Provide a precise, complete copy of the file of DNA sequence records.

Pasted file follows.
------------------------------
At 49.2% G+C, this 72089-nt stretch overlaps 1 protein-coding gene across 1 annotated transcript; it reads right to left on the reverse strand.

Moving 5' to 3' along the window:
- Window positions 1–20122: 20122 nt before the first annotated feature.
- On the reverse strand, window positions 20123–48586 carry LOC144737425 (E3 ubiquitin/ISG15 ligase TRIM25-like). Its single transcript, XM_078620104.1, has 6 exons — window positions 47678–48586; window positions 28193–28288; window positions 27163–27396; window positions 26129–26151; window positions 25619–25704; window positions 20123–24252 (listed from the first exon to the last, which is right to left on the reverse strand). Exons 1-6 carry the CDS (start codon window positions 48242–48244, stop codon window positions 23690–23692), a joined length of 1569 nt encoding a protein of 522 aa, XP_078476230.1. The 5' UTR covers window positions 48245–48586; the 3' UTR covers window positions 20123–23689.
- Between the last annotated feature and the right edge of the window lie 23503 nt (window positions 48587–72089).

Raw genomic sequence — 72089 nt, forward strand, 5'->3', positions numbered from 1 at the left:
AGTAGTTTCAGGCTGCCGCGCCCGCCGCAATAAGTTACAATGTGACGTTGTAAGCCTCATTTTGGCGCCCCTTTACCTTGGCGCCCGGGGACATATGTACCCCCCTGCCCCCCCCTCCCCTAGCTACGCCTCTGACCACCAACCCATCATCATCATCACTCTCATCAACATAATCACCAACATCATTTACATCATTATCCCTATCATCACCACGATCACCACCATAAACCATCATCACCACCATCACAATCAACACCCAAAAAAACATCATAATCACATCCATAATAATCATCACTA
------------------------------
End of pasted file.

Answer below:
At 49.2% G+C, this 72089-nt stretch overlaps 1 protein-coding gene across 1 annotated transcript; it reads right to left on the reverse strand.

Moving 5' to 3' along the window:
- Window positions 1–20122: 20122 nt before the first annotated feature.
- On the reverse strand, window positions 20123–48586 carry LOC144737425 (E3 ubiquitin/ISG15 ligase TRIM25-like). Its single transcript, XM_078620104.1, has 6 exons — window positions 47678–48586; window positions 28193–28288; window positions 27163–27396; window positions 26129–26151; window positions 25619–25704; window positions 20123–24252 (listed from the first exon to the last, which is right to left on the reverse strand). Exons 1-6 carry the CDS (start codon window positions 48242–48244, stop codon window positions 23690–23692), a joined length of 1569 nt encoding a protein of 522 aa, XP_078476230.1. The 5' UTR covers window positions 48245–48586; the 3' UTR covers window positions 20123–23689.
- Between the last annotated feature and the right edge of the window lie 23503 nt (window positions 48587–72089).

Raw genomic sequence — 72089 nt, forward strand, 5'->3', positions numbered from 1 at the left:
AGTAGTTTCAGGCTGCCGCGCCCGCCGCAATAAGTTACAATGTGACGTTGTAAGCCTCATTTTGGCGCCCCTTTACCTTGGCGCCCGGGGACATATGTACCCCCCTGCCCCCCCCTCCCCTAGCTACGCCTCTGACCACCAACCCATCATCATCATCACTCTCATCAACATAATCACCAACATCATTTACATCATTATCCCTATCATCACCACGATCACCACCATAAACCATCATCACCACCATCACAATCAACACCCAAAAAAACATCATAATCACATCCATAATAATCATCACTA